This inventive — and expressive — one-of-a-kind marionette is the work, not of a professional puppeteer, but of a Pennsylvania college professor. In the 1920s Harold Tarpley, Sr. designed and made a series of puppets that his wife painted and the couple then used to stage puppet shows at churches and schools. When the Depression hit, Mr. Tarpley lost his teaching job. To support themselves, the couple became puppeteers in earnest.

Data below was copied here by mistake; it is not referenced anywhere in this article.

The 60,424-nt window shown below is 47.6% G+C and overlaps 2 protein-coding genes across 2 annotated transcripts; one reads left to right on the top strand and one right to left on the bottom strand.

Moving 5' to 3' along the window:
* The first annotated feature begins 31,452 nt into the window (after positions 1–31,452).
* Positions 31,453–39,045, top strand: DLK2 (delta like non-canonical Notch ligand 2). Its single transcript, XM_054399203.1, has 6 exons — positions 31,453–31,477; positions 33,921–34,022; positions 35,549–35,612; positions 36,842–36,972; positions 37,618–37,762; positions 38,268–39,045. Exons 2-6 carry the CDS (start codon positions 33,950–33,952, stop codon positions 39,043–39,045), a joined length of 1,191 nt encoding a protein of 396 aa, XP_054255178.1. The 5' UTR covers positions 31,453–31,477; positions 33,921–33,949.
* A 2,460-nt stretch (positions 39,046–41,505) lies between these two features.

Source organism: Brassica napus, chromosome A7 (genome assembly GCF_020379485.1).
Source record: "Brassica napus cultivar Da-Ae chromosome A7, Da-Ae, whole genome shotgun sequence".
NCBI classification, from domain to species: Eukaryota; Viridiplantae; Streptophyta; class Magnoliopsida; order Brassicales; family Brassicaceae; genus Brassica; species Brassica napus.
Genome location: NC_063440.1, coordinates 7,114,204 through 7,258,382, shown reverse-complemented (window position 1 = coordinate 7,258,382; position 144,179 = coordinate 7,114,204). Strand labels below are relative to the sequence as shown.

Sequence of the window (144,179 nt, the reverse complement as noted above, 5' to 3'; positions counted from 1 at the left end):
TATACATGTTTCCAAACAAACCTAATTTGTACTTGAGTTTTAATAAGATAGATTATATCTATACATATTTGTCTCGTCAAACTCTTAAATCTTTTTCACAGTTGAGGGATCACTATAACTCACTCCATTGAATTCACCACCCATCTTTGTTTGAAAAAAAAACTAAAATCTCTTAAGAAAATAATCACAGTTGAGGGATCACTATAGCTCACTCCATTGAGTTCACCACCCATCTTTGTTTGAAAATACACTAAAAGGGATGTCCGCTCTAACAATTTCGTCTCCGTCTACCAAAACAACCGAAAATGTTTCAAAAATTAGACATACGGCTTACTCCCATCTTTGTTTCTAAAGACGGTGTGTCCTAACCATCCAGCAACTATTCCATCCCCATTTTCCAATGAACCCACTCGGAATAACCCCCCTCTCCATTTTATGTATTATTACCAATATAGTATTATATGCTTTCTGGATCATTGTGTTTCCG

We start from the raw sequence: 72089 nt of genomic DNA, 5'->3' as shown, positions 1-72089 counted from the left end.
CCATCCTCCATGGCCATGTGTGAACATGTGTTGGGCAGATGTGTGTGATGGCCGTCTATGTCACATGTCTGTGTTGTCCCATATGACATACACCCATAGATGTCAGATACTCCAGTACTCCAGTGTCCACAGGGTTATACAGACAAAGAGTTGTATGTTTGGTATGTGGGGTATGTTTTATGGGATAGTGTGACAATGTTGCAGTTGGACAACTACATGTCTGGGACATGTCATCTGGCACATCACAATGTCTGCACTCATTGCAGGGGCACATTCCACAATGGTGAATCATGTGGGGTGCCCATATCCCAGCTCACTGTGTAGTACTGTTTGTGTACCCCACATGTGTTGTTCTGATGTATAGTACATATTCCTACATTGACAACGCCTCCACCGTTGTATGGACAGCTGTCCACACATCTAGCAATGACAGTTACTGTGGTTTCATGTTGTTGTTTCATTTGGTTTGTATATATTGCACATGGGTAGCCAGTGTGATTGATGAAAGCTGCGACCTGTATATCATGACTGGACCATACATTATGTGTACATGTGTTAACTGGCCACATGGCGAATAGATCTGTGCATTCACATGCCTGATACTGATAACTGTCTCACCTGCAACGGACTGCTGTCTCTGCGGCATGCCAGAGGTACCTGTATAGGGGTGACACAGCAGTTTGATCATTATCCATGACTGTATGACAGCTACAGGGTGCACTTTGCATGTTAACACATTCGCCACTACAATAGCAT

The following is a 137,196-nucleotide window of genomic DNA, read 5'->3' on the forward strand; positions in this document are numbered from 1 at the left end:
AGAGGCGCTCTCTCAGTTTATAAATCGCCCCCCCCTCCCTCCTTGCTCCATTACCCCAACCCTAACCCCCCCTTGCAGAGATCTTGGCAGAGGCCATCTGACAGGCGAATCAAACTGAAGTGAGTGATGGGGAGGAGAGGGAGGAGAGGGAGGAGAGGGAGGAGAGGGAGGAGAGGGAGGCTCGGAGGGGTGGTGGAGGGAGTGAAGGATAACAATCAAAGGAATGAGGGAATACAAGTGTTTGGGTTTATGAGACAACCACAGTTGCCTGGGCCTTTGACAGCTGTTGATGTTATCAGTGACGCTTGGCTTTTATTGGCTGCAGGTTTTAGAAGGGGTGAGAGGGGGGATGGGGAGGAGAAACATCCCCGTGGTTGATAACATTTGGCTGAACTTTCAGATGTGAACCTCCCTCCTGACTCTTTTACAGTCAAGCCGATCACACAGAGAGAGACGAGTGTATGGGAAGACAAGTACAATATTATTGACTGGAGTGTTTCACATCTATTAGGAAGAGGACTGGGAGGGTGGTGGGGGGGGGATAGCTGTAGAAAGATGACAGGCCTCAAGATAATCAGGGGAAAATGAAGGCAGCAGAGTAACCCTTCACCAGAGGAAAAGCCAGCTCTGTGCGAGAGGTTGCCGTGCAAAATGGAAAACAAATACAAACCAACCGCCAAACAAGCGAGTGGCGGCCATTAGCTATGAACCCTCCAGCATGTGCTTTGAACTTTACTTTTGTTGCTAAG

The giraffe, which measures 17-1/4” t X 13-1/2” l X 3” w, is constructed of painted fabric, carved, painted wood and wire. As the photos show, the animal is designed to be manipulated, with movable legs that are jointed at the hips and with tiny metal rings at the shoulders for attaching string or wire. Today the puppet sits on a custom metal stand designed to hold the long, undulating neck (fabric over coiled wire) in place. This is a spectacular creation in excellent condition. And who could resist that long furry mane or the wide-eyed look of wonder!